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Ephod

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(Hebrew aphwd or aphd; Greek ’epomís, ’ephód, ’ephoúd; Latin superhumerale).

The ephod is a kind of garment mentioned in the O.T., which differed according to its use by the high-priest, by other persons present at religious services, or as the object of idolatrous worship.

Ephod of the high-priest

Supplementing the data contained in the Bible with those gleaned from Josephus and the Egyptian monuments, we may distinguish in the ephod three parts: a kind of waistcoat or bodice, two shoulder-pieces, and a girdle. The first of these pieces constituted the main part of the ephod; it is described by some as being an oblong piece of cloth bound round the body under the arms and reaching as far as the waist. Its material was fine-twisted linen, embroidered with violet, purple, and scarlet twice-dyed threads, and interwoven with gold (Exodus 28:6; 39:2). The ephod proper must not be confounded with the "tunick of the ephod" (Exodus 28:31-35), nor with the "rational of judgment" (Exodus 28:15-20). The tunick was worn under the ephod; it was a sleeveless frock, made "all of violet", and was put on by being drawn over the head, something in the manner of a cassock. Its skirt was adorned with a border of pomegranates "of violet, and purple, and scarlet twice dyed, with little bells set between", whose sound was to be heard while the high-priest was ministering. The "rational of judgment" was a breastplate fastened on the front of the ephod which it resembled in material and workmanship. It was a span in length and width, and was ornamented with four rows of precious stones on which were inscribed the names of the twelve tribes. It held also the Urim and Thummim (doctrine and truth) by means of which the high-priest consulted the Lord. The second part of the ephod consisted of a pair of shoulder-pieces, or suspenders, fastened to the bodices in front and behind, and passing over the shoulders. Each of these straps was adorned with an onyx stone engraved with the names of six of the tribes of Israel, so that the high-priest while ministering wore the names of all the tribes, six upon each shoulder (Exodus 28:9-12; 25:7; 35:9; 39:16-19). The third part of the ephod was the cincture, of the same material as the main part of the ephod and woven in one piece with it, by which it was girt around the waist (Leviticus 8:7). Some writers maintain that the correct Hebrew reading of Exodus 28:8, speaks of this band of the ephod; the contention agrees with the Syriac and Chaldee versions and with the rendering of Josephus (cf. Exodus 28:27 sq.; 29:5; 39:20 sq.). It must not be imagined that the ephod was the ordinary garb of the high-priest; he wore it while performing the duties of his ministry (Exodus 28:4; Leviticus 8:7; 1 Samuel 2:28) and when consulting the Lord. Thus David learned through Abiathar's ephod the disposition of the people of Ceila (1 Samuel 23:11 sq.) and the best plan of campaign against the Amalecites (1 Samuel 30:7 sqq.). In 1 Samuel 14:18, it appears that Saul wished the priest Achias to consult the Lord by means of the Ark; but the Septuagint reading of this passage, its context (1 Samuel 14:3), and the text of Josephus (Ant. Jud., VI, vi, 3) plainly show that in 1 Samuel 14:18, we must read "take the ephod" instead of "bring the ark".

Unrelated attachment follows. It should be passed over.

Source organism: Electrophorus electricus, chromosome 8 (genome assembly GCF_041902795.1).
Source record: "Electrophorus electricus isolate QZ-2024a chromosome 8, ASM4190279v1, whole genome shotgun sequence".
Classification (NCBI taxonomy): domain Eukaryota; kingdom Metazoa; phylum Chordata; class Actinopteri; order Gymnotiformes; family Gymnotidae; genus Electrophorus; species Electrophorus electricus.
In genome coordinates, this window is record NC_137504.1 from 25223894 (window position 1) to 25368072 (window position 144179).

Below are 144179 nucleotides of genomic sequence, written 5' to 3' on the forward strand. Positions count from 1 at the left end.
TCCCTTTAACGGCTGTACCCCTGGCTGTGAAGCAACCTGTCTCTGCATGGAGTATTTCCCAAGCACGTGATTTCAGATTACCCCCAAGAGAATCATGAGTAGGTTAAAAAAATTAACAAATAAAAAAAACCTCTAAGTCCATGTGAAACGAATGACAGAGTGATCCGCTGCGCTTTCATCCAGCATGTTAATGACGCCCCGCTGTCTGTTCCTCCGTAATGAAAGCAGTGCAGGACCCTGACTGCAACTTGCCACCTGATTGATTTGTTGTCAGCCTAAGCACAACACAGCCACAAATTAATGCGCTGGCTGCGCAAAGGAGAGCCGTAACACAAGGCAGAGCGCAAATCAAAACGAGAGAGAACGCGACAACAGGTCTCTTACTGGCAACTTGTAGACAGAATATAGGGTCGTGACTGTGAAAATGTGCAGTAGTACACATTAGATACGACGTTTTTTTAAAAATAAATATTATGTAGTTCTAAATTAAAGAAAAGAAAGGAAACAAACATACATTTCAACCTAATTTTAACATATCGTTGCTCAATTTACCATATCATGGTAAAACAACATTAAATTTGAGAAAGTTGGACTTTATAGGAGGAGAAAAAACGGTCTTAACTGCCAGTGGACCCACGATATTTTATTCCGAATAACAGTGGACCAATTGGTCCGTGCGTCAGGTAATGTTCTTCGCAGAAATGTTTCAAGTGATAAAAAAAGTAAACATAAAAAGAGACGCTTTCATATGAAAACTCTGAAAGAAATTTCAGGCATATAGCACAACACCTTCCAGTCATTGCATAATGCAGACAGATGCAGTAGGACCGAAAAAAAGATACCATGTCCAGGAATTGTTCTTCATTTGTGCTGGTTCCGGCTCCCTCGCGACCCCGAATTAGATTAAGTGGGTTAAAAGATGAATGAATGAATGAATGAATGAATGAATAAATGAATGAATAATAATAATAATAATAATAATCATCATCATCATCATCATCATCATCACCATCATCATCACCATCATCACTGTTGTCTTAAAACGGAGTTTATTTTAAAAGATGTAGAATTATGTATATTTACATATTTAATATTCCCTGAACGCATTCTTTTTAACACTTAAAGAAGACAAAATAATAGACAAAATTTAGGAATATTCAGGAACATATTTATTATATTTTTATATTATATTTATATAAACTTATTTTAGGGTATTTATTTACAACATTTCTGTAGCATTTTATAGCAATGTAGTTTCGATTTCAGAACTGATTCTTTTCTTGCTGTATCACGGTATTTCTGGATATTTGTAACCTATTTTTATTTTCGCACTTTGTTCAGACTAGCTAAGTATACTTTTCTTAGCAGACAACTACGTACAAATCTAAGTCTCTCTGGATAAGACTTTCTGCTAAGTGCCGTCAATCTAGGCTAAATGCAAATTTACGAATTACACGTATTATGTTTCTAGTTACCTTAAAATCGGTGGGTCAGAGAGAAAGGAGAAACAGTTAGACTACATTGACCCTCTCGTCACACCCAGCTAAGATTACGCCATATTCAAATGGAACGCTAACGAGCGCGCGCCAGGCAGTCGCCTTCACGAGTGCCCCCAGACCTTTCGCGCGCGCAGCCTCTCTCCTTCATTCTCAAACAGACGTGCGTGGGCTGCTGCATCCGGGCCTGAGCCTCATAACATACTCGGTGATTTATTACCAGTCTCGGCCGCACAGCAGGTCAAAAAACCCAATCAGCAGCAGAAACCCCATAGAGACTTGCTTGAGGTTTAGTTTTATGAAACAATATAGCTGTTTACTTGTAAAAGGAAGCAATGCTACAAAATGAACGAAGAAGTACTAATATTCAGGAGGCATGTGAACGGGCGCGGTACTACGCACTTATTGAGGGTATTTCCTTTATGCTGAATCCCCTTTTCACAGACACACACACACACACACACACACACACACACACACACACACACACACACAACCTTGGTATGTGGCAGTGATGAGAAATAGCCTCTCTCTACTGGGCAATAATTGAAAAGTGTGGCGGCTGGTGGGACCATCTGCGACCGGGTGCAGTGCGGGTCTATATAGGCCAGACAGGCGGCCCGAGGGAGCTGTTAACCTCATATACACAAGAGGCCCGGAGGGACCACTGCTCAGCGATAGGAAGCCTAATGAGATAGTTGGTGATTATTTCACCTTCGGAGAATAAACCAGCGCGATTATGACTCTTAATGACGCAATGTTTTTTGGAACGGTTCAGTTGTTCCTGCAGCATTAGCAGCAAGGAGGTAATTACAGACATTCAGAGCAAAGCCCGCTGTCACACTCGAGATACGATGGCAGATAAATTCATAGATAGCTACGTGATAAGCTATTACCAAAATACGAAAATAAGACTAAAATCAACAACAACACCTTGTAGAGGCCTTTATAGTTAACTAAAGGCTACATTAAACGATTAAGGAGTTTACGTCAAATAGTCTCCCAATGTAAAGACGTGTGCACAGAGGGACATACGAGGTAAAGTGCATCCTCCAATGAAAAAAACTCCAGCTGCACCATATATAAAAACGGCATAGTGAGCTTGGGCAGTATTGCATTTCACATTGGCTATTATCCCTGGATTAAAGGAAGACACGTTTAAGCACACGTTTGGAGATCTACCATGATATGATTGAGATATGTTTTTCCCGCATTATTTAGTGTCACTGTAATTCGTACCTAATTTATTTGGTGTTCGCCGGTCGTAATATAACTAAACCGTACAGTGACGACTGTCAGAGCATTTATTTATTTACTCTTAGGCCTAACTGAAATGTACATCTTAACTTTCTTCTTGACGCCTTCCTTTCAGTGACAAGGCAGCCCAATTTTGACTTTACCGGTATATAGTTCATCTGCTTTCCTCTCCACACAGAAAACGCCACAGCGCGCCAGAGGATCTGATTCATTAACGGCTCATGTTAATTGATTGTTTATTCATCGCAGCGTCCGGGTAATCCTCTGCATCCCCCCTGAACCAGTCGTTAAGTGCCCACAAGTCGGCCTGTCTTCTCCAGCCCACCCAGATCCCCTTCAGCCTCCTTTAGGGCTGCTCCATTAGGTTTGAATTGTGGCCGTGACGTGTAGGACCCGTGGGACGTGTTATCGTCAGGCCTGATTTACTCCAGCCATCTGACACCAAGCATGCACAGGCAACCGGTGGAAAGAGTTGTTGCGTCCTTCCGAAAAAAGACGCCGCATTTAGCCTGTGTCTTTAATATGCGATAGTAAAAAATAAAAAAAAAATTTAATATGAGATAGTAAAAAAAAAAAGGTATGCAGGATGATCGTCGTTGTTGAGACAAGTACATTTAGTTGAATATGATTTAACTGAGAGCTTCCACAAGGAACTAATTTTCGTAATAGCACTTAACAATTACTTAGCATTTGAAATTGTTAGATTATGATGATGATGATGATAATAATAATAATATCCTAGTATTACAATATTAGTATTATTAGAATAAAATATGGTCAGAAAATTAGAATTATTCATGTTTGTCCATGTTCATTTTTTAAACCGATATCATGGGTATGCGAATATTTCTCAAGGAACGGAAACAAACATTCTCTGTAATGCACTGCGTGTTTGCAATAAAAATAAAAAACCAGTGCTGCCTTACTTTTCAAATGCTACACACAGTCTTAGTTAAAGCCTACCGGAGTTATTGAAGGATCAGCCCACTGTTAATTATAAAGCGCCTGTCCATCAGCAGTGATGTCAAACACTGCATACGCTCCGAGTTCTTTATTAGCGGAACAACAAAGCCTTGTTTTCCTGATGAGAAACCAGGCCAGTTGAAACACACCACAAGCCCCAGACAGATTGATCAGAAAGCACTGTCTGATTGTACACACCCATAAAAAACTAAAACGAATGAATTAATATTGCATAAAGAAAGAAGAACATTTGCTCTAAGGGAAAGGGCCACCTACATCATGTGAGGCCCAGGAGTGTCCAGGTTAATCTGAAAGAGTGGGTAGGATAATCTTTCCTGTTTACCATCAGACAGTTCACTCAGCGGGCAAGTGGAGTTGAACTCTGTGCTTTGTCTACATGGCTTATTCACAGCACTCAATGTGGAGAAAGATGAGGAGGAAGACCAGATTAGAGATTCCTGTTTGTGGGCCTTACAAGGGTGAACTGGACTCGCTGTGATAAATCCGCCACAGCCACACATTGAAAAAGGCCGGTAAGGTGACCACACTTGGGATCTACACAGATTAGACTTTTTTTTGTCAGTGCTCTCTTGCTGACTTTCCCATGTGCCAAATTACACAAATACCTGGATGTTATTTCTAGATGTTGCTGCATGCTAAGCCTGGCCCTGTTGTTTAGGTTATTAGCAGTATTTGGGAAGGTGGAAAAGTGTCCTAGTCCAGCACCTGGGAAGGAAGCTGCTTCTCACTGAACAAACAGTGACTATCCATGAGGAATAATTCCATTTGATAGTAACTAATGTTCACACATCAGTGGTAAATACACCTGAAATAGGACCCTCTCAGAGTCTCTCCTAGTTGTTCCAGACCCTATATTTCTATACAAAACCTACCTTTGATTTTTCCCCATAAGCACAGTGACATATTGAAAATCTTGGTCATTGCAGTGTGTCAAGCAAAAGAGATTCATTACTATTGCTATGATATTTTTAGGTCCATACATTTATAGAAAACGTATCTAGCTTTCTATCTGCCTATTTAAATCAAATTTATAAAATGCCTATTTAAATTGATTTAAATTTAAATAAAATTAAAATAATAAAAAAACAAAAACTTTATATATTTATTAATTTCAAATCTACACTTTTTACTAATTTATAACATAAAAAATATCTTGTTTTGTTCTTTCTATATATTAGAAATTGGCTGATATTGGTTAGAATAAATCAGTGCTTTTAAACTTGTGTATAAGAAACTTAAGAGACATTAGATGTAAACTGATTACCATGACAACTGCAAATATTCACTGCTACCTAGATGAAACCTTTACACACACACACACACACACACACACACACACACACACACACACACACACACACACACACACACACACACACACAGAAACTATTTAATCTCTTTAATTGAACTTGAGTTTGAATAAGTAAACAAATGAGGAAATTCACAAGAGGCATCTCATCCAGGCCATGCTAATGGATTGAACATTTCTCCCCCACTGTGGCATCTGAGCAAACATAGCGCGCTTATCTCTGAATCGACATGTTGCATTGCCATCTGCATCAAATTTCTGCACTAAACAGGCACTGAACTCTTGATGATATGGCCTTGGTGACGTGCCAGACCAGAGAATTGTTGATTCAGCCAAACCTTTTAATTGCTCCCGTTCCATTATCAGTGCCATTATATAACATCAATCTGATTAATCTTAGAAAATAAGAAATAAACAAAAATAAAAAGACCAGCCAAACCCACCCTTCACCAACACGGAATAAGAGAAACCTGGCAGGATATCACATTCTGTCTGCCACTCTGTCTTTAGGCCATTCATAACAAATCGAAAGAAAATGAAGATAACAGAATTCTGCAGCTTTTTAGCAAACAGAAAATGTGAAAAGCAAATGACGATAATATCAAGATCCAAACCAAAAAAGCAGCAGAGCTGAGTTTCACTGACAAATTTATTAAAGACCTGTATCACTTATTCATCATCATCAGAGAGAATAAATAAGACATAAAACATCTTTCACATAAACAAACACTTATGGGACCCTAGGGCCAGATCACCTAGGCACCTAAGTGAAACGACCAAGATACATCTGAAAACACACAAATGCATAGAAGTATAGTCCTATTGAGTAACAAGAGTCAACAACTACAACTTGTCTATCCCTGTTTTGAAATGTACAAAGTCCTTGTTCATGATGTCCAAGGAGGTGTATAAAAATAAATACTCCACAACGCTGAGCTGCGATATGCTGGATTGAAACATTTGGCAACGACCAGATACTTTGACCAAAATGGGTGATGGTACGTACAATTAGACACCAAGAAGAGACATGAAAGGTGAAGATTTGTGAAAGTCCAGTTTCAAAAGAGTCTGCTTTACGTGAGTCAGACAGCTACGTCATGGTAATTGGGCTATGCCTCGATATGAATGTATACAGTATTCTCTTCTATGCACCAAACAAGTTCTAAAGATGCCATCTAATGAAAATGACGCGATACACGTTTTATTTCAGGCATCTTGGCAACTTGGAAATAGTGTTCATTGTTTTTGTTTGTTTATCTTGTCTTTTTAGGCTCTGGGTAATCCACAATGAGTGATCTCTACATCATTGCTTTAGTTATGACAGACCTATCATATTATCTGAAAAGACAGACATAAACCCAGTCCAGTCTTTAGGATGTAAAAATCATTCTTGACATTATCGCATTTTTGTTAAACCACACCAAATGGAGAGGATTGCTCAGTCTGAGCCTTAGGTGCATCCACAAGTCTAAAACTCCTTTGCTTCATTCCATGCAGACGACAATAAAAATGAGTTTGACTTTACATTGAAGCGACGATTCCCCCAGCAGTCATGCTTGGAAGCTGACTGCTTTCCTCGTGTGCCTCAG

The common ephod

An ephod was worn by Samuel when serving in the time of Heli (1 Samuel 2:18), by the eighty-five priests slain by Doeg in the sanctuary of Nobe (1 Samuel 22:18), and by David dancing before the Ark (2 Samuel 6:14). This garment is called the linen ephod; its general form may be supposed to have resembled the ephod of the high-priest, but its material was not the celebrated fine white linen, nor does it appear to have been adorned with the variegated colours of the high-priest's ephod. The Septuagint translators seem to have intended to emphasize the difference between the ephod of the high-priest and that worn by David, for they call this latter the idolatrous ephod.

The idolatrous ephod

According to Judges, viii, 26 sq., Gedeon made an ephod out of part of the spoils taken from the Madianites, their golden earlets, jewels, purple raiment, and golden chains. All Israel paid idolatrous worship to this ephod, so that it became a ruin to Gedeon and all his house. Some writers, following the Syriac and Arabic versions, have explained this ephod as denoting a gold casing of an oracular image. But there is no other instance of such a figurative meaning of ephod; besides, the Hebrew verb used to express the placing of the ephod on the part of Gedeon denotes in Judges, vi, 37, the spreading of the fleece of wool. The opinion that Gedeon's ephod was a costly garment like that of the high-priest, is, therefore, preferable.


Sources

     HAGEN, Lexicon Biblicum (Paris, 197), II, 188 sq.; LEVESQUE in VIG., Dict. de la Bible, s.v.; DRIVER in HAST., Dict. of the Bible, s.v.; MAYER in Kirchenlex., s.v.

About this page

APA citation. Maas, A. (1909). Ephod. In The Catholic Encyclopedia. New York: Robert Appleton Company. http://www.newadvent.org/cathen/05497a.htm

MLA citation. Maas, Anthony. "Ephod." The Catholic Encyclopedia. Vol. 5. New York: Robert Appleton Company, 1909. <http://www.newadvent.org/cathen/05497a.htm>.

Transcription. This article was transcribed for New Advent by WGKofron. With thanks to St. Mary's Church, Akron, Ohio.

Ecclesiastical approbation. Nihil Obstat. May 1, 1909. Remy Lafort, Censor. Imprimatur. +John M. Farley, Archbishop of New York.

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